What is a disaster preparedness plan by avn10155


									Fact Sheet

What is a disaster preparedness plan?
A Disaster Preparedness Plan is essentially an outline for people to follow in the
event of a disaster. You will never be able to think of every possible calamitous event
which might befall your organisation but if you have a well prepared plan, you will
have a guide in place that will avert turning emergency into catastrophe.

With this in mind, try to keep your plan as simple and succinct as possible. There may
be a lot of background research required and you may have detailed backup files but
the main plan should be slim, clear and concise. Nobody wants to rifle through
volumes of instructions to find the plumber’s phone number when there’s a burst
pipe pouring water into the main exhibition space.

The basic steps in writing a disaster preparedness plan are as follows:

1. Assess all risks and threats
   In essence, look at the history of disasters which have occurred both in your
   organisation and the local community (remember to include smaller incidents of
   leaks and near disasters), think about the sort of risks which may occur in your
   area (floods, fires, earthquakes, industrial accidents, vandalism etc.), rate the
   likelihood and impact of each of these.

2. Reduce or remove those risks
   One of the great immediate impacts of the first phase of Disaster Preparedness is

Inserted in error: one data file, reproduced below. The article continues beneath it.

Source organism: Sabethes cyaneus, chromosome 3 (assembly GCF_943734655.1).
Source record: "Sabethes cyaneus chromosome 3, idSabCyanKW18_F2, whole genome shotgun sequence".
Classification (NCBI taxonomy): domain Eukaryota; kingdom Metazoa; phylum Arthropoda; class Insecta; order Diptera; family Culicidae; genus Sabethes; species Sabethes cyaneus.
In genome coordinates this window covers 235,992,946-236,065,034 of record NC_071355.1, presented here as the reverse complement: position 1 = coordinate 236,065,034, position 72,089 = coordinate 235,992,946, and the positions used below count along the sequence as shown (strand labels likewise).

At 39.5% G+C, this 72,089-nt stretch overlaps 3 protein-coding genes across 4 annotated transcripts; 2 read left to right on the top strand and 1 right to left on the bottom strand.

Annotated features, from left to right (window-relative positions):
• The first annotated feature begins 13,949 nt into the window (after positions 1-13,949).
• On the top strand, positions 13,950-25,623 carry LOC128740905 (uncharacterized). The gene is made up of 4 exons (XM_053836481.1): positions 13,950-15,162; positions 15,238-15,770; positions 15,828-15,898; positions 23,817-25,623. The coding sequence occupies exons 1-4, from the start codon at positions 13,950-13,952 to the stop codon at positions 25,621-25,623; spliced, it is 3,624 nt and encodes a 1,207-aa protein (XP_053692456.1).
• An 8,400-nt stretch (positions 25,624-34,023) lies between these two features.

the opportunity to identify the repairs and maintenance activities which need to
   be done around the building and provide further impetus to act upon them.
   These include repair of rooves, clearing of gutters and establishing a
   maintenance schedule.

3. Prioritise the collection
   Look at this, both in terms of significance and vulnerability.

4. Establish a disaster response team
   Keep in mind availability, suitability and proximity to the museum.

5. Establish a support network
   Look at where you can establish relationships for broader community support,
   can the museums in the area band together to support each other?

Museums & Galleries NSW, 43-51 Cowper Wharf Road, Woolloomooloo NSW 2011
t: 02 9358 1760 | f: 02 9358 1852 | w: www.mgnsw.org.au | e: info@mgnsw.org.au   1
Fact Sheet

6. Prepare a disaster response plan
   This is your initial response, remember, HUMAN LIFE COMES FIRST
   This needs to have clear, simple instructions that anybody in the organisation can
   act upon

7. Prepare a disaster recovery plan
   This is where the medium to long term action takes place- air drying books,
   documenting the situation, dehumidifying the building, rebuilding etc.

8. Train all staff
   This is an ongoing activity and needs to ensure that all new members of the
   organisation are informed about the plan as part of their induction

9. Review the plan
   Your plan cannot remain static, it needs to be reviewed as circumstances change,
   whether this is a change of personnel, new or changing buildings, changes to the
   general environment as they occur. If you do experience a disaster, review the
   plan afterwards, to see where it could be improved

Museums & Galleries NSW, 43-51 Cowper Wharf Road, Woolloomooloo NSW 2011
t: 02 9358 1760 | f: 02 9358 1852 | w: www.mgnsw.org.au | e: info@mgnsw.org.au   2

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